Quality Education: What it is and why it matters?


05 Mar 2023 12:09am
SPM candidates from Sekolah Menengah Kebangsaan Anderson in Ipoh lining up to sit for exam paper last month. (Photo by BERNAMA)
SPM candidates from Sekolah Menengah Kebangsaan Anderson in Ipoh lining up to sit for exam paper last month. (Photo by BERNAMA)

There are several perspectives about education.

According to educational theory of Professor David Perkins (Harvard Graduate School of Education): The goals of education are to teach for understanding: to help students learn to use knowledge to solve unexpected problems rather than recite back facts; and to develop a culture of thinking in the classroom so that students think critically and creatively thereby gaining intellectual empowerment.

The primary skill worth learning is deep thinking which involves the flexible and active use of knowledge.

Perkins also emphasized on developing on a range of understanding performance in which student go beyond the information given and develop insight into important concepts

Another skill that is worth learning is thoughtful learning which is defined as learning rich with connection making, across subject matter learning that is necessary for insight and deep thinking.

Education is crucial in nation building thus it is important for the policy makers and implementers to view education in a broad and intellectual perspectives.

Quality education requires sustainable policies, well planned implementation, and procedures so that students could develop deep understanding of the subject matter contents that they learned in classrooms. To develop understanding among learners, we need to develop effective framework for teaching and well-designed curriculum.

There are several views about the concept of understanding.

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Understanding requires students to extend, synthesize and apply what students know (Wiske, 1998, p.4). The concept was also viewed as the ‘ability to think and act flexibly with what one knows’ (Perkins, 1998, p.40).

Teaching for understanding and thinking require a well-designed curriculum and relevant pedagogical approaches. There must be an alignment between curriculum, pedagogy, and assessment.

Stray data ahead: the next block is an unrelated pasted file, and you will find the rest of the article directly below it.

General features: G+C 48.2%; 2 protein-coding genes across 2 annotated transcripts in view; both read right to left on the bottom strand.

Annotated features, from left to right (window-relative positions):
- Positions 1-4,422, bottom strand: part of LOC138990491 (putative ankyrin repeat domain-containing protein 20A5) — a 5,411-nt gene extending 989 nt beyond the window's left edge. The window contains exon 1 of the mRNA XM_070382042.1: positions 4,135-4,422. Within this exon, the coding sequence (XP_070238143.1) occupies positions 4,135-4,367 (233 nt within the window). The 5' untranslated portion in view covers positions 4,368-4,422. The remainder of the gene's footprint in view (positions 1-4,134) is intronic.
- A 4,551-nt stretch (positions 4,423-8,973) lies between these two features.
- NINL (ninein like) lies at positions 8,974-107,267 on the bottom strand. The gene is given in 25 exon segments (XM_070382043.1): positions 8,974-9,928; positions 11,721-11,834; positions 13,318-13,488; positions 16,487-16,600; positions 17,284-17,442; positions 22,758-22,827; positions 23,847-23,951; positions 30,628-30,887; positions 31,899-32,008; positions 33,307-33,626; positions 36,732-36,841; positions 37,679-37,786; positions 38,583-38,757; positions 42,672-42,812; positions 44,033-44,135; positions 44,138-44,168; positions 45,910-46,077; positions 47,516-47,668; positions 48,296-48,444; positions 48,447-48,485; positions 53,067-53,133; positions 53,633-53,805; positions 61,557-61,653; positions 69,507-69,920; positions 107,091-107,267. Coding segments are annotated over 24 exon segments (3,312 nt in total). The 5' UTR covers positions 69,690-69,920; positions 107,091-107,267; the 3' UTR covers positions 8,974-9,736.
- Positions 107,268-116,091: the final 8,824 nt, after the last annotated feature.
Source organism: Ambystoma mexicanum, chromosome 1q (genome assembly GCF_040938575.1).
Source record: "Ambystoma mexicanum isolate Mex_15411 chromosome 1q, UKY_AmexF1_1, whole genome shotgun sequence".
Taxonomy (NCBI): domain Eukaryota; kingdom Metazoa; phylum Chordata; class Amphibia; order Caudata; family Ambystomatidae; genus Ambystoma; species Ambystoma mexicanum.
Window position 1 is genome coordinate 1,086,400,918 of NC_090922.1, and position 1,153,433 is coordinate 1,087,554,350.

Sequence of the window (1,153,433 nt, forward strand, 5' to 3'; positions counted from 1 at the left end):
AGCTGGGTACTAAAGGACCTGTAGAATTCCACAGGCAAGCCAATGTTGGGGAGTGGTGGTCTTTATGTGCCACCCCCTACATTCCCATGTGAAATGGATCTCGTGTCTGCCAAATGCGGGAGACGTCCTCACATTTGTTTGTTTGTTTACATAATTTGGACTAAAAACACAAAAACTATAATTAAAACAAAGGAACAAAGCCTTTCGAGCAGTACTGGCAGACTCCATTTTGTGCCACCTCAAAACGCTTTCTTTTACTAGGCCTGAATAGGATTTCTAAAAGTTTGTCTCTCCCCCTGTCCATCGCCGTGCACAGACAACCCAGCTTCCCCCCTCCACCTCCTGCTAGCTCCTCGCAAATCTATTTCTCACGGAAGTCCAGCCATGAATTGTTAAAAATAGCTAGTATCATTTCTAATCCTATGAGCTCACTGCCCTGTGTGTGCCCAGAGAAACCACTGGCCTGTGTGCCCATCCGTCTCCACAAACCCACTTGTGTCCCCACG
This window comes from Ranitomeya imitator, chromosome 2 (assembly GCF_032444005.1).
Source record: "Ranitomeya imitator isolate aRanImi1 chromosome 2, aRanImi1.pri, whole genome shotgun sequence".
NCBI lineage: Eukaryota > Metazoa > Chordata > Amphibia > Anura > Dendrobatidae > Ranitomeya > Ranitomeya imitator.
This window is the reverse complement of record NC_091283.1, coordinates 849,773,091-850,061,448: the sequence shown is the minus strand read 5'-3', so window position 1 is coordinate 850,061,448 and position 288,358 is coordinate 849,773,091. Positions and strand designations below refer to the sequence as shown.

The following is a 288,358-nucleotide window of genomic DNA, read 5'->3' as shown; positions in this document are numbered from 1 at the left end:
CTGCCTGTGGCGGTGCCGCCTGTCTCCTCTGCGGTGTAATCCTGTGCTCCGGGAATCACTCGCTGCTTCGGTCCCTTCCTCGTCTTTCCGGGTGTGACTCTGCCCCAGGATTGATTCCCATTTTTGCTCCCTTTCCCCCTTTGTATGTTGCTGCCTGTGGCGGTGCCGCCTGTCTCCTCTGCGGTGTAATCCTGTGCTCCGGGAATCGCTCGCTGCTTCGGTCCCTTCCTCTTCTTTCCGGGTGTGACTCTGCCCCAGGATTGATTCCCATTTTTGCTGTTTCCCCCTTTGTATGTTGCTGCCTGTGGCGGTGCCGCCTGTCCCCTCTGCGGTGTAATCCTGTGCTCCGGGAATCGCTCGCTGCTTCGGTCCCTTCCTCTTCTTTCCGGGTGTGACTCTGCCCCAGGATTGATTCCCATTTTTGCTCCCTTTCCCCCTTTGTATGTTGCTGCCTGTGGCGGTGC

Curriculum standard must be based on research, pilot, and impact studies to ensure that students develop cognitive ability such as analytical skills, decision making problem solving and intellectual traits such as logicalness, open mindedness, integrity, and Intellectual humility

Poor curriculum design could be seen in strong rejection of students to learning largely due to too much content knowledge that is beyond students’ cognitive ability

As a result, students will lose interest especially in subjects that needs lots of reasoning and thinking such as mathematics and science. Teachers will have no opportunity to develop thinking skills among their students as they have to focus on information transfer instead of teaching for understanding in a rush to complete the syllabus.

An effective curriculum provides teachers, students, school administrators community stakeholders with a measurable plan and structure for delivering quality education.

Today’s education requires knowing what to do with information, that is how to analyse it, make sense of its abundance and complexities, collaborate with others to synthesize more information and ideas for effective decision making and sustainable problem solving. Hence well-designed curriculum would provide teachers who are equipped with sound pedagogical content knowledge to deliver their instructions that would allow for the development higher-order thinking skills (HOTS) among learners

In conclusion, Malaysia’s education system needs an urgent rethinking and effort on issues of overloaded curriculum and poor pedagogical approaches and the problems faced by teachers in the implementation of classroom-based assessment or school-based assessment.

Unless these three main issues are resolved, it is unlikely that Malaysia will be able to produce students who are critical, analytical, reflective, creative, and innovative.

As a result, students will go into their professional life without skills in decision making, problem solving and would not serve their society well as they lack these important complex thinking tasks.

Quality education matters as Malaysia need to develop human potentials to ensure that we have leaders that are characterised by empathy, humility, and good governance to advance the nation in various fields of science and technology and thus will enhance the economic growth of the country.

Zahari Othman is also a Fellow at Institute of Mathematical Science, Faculty of Science, University Malaya.

The views expressed in this article are the author's own and do not necessarily reflect those of Sinar Daily.

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